After the Inchon landings, she shelled enemy positions along the east coast and covered the mine force clearing the channels into Wonsan. During the operation, the minesweepers PIRATE (AM-275) and PLEDGE (AM-277) struck contact mines and quickly sank. For the next two hours, the ENDICOTT returned fire from the shore as her boats wove through the mine field collecting survivors. Her crew rescued 122 officers and men, who were carried to the hospital ship REPOSE at Pusan.

With Wonsan Harbor clear of mines, the ENDICOTT and the minesweeping force moved on in early December to clear a channel into Hungnam for the evacuation of 60,000 troops. January 1951 brought snow and heavy seas causing a Thai naval vessel to ground on an enemy held beach. The ENDICOTT rescued three men washed overboard from a Thai pulling boat and towed the boat back to her mother ship. The next day when a rescue helicopter crashed and exploded on the Thai vessel’s bridge the ENDICOTT’s doctor and chief medic went ashore to care for the casualties until they could be evacuated.

The mine forces swept northward, and in early February the ENDICOTT was bound for Wonsan to cover the landing of ROK marines. She then headed home. Back in November 1951, she bombarded Songjin in North Korea. While covering minesweepers in Songjin’s harbor, the ENDICOTT helped turn back a North Korean assault on the island of Yang Do. In the action the ship received minor damage, but none of her crew were injured. In April 1952 she left Songjin to bombard industrial, rail, and road targets in the Chuunonjang area. At 1112 on 19 April, she opened fire on a large warehouse and immediately found herself the target of nine shore batteries. The ENDICOTT returned their fire and over the next thirteen minutes managed to dodge an estimated 150 rounds before one tore a hole in her stern below the waterline. Just in time, the DOYLE arrived and covered the ENDICOTT as she moved out of range. Damage control measures kept the flooding in her stern peak tank under control as the ENDICOTT fought high winds and rough seas en route to Songjin. A successful patch put her back in action until her return to Long Beach for overhaul.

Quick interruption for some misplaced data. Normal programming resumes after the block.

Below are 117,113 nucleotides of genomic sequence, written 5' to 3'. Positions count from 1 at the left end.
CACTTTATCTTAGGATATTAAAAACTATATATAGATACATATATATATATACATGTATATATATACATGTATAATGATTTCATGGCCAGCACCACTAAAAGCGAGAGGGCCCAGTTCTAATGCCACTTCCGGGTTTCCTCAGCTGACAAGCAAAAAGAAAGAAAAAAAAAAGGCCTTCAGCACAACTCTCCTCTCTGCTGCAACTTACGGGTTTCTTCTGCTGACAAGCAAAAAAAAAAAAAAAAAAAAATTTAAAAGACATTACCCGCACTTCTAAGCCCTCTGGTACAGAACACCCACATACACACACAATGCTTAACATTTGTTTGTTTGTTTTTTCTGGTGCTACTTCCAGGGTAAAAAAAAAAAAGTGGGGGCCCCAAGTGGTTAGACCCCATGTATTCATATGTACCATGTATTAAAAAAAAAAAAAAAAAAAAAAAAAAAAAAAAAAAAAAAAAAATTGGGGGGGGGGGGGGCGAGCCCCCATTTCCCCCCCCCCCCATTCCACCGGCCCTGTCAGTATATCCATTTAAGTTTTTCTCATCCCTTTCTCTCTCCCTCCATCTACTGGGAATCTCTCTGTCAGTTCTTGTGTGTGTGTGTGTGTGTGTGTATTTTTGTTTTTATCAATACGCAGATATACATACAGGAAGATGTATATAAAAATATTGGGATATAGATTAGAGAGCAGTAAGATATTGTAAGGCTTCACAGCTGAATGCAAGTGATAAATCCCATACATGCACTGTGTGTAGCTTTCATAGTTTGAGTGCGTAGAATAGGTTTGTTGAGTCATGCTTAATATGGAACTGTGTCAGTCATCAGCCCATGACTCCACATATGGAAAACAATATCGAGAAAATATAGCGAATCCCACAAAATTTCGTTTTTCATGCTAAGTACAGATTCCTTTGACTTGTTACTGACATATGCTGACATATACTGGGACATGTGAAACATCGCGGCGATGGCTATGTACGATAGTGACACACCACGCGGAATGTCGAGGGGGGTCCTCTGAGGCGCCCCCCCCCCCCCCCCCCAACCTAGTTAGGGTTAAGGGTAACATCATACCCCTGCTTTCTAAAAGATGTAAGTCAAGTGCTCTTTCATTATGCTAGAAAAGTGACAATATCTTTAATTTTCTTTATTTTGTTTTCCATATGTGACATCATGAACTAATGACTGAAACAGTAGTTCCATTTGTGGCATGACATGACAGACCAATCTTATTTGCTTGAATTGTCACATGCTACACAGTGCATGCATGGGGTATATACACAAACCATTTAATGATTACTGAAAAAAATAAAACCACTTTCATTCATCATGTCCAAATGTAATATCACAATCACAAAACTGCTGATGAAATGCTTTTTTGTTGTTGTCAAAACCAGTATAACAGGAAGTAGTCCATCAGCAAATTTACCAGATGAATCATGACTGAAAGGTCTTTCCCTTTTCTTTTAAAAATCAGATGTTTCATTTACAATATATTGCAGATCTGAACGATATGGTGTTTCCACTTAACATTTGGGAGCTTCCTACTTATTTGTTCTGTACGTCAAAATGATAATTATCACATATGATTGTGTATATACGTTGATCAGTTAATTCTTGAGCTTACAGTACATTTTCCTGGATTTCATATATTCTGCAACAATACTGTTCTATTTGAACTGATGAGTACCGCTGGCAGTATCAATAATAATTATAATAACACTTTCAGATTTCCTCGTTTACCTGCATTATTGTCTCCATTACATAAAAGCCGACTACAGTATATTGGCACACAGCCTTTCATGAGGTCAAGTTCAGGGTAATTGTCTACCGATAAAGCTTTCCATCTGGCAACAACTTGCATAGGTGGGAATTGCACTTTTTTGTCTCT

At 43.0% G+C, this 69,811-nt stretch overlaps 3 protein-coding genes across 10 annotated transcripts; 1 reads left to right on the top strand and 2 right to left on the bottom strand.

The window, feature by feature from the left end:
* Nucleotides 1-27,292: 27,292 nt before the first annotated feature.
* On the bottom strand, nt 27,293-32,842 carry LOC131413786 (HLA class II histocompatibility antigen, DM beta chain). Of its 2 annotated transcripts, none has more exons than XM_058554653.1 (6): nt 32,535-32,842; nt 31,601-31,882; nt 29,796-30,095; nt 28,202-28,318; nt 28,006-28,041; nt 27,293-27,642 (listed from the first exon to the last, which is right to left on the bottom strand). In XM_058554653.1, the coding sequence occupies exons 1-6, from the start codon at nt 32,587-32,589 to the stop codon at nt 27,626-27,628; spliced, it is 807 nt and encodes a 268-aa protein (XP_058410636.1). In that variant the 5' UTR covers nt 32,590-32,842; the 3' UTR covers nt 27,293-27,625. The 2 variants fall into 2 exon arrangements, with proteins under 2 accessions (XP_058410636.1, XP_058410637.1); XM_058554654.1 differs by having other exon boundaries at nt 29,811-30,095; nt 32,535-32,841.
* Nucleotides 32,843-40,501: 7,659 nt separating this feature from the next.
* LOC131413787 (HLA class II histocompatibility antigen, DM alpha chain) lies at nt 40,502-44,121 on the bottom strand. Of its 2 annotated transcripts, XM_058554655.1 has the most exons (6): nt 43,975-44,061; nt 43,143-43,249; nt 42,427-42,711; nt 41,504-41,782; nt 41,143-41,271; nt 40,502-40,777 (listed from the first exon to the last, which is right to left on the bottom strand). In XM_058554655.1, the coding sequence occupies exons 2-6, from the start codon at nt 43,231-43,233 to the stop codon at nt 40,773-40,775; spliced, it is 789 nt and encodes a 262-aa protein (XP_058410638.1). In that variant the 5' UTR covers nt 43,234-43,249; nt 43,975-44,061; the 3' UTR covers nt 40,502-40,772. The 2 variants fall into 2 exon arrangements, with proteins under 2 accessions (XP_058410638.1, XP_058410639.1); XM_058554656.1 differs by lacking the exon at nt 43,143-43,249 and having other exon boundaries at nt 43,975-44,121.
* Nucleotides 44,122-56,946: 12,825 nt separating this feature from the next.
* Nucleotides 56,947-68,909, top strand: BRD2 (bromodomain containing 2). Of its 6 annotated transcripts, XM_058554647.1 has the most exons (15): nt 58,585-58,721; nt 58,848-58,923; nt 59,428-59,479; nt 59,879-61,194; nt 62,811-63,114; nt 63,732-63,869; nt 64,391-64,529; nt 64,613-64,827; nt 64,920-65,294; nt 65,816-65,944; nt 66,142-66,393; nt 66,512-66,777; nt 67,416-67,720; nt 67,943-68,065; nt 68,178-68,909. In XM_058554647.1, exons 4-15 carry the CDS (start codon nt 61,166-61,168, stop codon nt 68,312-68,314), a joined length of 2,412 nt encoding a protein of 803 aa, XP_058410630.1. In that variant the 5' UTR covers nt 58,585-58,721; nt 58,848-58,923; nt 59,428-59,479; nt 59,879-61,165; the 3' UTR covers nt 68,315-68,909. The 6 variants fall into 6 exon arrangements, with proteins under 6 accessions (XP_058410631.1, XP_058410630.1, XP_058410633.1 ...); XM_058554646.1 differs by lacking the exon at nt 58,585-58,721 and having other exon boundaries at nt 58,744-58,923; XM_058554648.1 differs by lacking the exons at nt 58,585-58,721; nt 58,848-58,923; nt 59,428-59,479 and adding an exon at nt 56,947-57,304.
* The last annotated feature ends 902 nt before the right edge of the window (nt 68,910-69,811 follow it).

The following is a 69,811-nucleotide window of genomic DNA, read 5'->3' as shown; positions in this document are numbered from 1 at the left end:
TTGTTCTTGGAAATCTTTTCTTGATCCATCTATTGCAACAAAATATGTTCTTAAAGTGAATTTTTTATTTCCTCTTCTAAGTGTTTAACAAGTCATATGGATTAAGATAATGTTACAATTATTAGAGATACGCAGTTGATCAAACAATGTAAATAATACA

Following another tour in Korea supporting minesweeping operations, she returned to California where on 17 August 1954 she was decommissioned. Reclassified DD-495 on 15 July 1955, the ENDICOTT was stricken from the navy lists on 1 November 1969 and sold for scrap on 6 October 1970.

USS ENDICOTT DD-495 Ship History

Dictionary of American Naval Fighting Ships, June 2016

Endicott (DD-495) was launched by the Seattle-Tacoma Shipbuilding Corp., Seattle, Wash., on 5 April 1942; sponsored by Miss Bettie L. Rankin; and commissioned 25 February 1943, with Lieutenant Commander W. S. Heald, in command.

The destroyer underwent shakedown off San Diego, was ordered to the Atlantic Fleet and in her first year escorted two convoys to Africa and one to Ireland, Panama, and Trinidad.

In preparation for the European invasion Endicott served as escort for merchantmen and transports until 24 May 1944 when she collided with the freighter SS Exhibitor and was forced to undergo repairs at Cardiff, South Wales.